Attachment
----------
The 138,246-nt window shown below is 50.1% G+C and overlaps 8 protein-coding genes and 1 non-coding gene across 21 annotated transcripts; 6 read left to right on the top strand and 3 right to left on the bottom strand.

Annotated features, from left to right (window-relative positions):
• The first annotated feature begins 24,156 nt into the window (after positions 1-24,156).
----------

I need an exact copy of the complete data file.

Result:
The 138,246-nt window shown below is 50.1% G+C and overlaps 8 protein-coding genes and 1 non-coding gene across 21 annotated transcripts; 6 read left to right on the top strand and 3 right to left on the bottom strand.

Annotated features, from left to right (window-relative positions):
• The first annotated feature begins 24,156 nt into the window (after positions 1-24,156).